Brent fell 8 cents to $114.95 a barrel while U.S. crude fell 8 cents to $100.52 at 0409 GMT.
More oil from top exporter Saudi Arabia and fellow OPEC members Nigeria and Iraq should push the producer-group's total output higher and more than compensate for a further fall in Libyan supply in May, a Reuters survey found on Friday.
The U.S. driving season traditionally kicks off on the weekend of Memorial Day, a public holiday taking place on Monday. London traders were also out on Monday for a public holiday there, so trading would likely be thin.
As motorists drive out on vacation, U.S. gasoline demand reaches its annual peak. With uncertainty over the strength of the recovery in the world's largest economy and with high U.S. gasoline prices a matter of concern for President Barack Obama, demand for the fuel will be closely watched.
"There are expectations of prices picking up purely because of the drive time in the U.S.," said Jonathan Barratt of Commodity Broking Services managing director in Sydney. "We feel that might actually support crude prices."
Still, government data ahead of the driving season last week showed gasoline demand over the previous four weeks down 2 percent on the year.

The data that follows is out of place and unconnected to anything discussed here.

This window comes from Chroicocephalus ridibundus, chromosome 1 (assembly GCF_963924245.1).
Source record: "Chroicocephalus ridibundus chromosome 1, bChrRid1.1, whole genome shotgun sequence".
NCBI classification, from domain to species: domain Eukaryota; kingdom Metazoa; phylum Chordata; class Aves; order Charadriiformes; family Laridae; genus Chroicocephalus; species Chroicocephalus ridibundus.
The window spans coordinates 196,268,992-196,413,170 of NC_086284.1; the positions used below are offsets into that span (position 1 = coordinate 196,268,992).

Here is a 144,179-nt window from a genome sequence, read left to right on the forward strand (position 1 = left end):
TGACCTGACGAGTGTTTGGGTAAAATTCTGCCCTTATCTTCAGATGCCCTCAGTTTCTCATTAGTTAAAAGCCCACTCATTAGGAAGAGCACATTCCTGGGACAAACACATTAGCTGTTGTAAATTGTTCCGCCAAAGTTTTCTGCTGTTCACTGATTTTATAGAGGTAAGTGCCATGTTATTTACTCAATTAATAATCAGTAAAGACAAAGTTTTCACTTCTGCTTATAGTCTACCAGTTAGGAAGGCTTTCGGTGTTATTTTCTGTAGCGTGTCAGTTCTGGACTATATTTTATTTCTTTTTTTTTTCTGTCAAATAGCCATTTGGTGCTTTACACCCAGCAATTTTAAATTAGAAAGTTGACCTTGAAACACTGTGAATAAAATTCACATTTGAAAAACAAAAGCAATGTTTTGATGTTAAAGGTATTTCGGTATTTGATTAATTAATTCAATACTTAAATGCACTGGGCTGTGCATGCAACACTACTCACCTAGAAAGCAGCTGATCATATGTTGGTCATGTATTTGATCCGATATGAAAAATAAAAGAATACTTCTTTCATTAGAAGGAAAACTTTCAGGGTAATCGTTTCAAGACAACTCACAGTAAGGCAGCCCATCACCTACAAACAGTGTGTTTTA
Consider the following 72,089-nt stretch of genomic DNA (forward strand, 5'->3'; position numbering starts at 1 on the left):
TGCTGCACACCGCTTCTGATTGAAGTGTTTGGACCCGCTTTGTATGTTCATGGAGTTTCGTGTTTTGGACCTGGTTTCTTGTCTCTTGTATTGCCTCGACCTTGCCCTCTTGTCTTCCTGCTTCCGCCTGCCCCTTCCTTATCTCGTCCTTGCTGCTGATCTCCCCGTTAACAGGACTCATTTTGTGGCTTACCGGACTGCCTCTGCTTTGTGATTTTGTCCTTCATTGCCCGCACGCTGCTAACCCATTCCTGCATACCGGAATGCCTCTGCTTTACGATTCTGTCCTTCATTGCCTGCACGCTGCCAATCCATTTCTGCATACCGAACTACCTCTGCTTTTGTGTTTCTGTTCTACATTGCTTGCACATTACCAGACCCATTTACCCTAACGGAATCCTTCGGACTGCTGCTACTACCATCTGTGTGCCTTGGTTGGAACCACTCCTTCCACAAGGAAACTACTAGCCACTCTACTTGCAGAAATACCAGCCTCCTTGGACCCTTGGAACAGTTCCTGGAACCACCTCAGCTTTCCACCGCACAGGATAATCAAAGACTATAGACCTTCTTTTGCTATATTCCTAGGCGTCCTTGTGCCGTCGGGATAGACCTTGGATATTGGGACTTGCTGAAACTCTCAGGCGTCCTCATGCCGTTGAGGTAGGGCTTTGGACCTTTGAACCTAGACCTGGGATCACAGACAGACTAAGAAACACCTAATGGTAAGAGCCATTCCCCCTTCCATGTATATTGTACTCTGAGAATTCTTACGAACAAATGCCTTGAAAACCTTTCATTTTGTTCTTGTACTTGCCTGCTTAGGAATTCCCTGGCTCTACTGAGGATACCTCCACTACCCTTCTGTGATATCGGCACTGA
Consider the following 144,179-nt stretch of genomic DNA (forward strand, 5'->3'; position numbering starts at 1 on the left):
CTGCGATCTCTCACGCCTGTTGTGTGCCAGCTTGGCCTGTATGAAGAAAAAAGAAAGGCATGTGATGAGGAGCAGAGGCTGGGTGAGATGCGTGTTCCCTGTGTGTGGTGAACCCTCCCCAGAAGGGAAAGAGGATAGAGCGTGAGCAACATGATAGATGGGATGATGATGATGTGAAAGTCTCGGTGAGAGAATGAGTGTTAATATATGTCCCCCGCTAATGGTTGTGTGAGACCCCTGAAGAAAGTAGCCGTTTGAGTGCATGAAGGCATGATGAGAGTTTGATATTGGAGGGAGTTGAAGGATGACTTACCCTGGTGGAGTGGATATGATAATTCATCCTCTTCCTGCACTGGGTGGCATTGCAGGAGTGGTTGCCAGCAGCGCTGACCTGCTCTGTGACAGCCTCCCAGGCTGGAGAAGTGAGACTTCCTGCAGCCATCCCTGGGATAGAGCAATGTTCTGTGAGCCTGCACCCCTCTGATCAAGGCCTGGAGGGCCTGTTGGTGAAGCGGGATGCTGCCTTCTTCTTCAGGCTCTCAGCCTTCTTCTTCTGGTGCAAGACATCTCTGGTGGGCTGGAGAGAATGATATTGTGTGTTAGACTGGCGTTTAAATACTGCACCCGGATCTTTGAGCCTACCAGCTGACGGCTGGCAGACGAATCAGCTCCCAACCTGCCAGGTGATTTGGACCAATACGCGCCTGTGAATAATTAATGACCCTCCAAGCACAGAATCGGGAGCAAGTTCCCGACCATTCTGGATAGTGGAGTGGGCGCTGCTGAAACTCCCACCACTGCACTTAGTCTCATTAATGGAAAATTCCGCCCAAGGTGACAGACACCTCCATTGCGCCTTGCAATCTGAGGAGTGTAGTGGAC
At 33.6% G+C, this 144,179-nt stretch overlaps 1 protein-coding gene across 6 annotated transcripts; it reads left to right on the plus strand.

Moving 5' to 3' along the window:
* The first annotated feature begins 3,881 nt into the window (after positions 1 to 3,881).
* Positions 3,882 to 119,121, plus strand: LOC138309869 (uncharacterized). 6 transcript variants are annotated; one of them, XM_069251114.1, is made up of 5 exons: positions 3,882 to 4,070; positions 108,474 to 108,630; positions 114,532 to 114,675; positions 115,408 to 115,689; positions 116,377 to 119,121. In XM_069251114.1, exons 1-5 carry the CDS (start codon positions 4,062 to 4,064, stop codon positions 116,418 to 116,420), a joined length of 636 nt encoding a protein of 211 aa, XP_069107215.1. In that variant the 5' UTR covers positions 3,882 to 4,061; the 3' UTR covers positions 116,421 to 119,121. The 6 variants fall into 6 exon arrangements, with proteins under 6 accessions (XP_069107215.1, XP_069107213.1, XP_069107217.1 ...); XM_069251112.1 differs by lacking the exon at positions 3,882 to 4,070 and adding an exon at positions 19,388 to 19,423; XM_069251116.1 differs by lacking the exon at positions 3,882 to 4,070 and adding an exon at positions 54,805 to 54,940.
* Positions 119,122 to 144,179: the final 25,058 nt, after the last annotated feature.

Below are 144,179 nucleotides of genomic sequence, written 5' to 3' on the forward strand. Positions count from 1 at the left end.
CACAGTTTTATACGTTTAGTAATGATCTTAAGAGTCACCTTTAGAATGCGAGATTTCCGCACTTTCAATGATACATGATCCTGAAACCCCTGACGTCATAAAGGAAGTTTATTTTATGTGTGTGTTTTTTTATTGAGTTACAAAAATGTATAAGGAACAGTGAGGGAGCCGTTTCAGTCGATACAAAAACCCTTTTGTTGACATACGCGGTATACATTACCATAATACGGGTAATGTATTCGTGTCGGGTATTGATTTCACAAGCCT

High energy costs have sparked global concern as a drag on economic growth. A slowdown in economic expansion would in turn slow the growth in demand for fuel.
In France, the Group of Eight world leaders agreed that the global economic recovery was becoming more "self-sustained", although they said higher commodity prices were hampering further growth.
Fighting in Libya has almost shut down output in what used to be Africa's third-largest producer, but supply from all 12 members of OPEC is expected to average 28.90 million barrels per day (bpd) this month to help cover the gap.
This is up from a revised 28.79 million bpd in April, the Reuters survey of oil companies, OPEC officials and analysts found.
Ongoing unrest in small, independent oil producer Yemen has had limited influence on oil prices. Yemeni forces loyal to President Ali Abdullah Saleh opened fire on protesters in the southern city of Taiz on Sunday, killing at least six people and wounding 120, hospital sources said.
In the capital Sanaa, seven explosions were heard on Sunday night in the district of Hasaba, the scene of week-long fighting between Saleh's forces and a rival tribe in which 115 people were killed, residents said.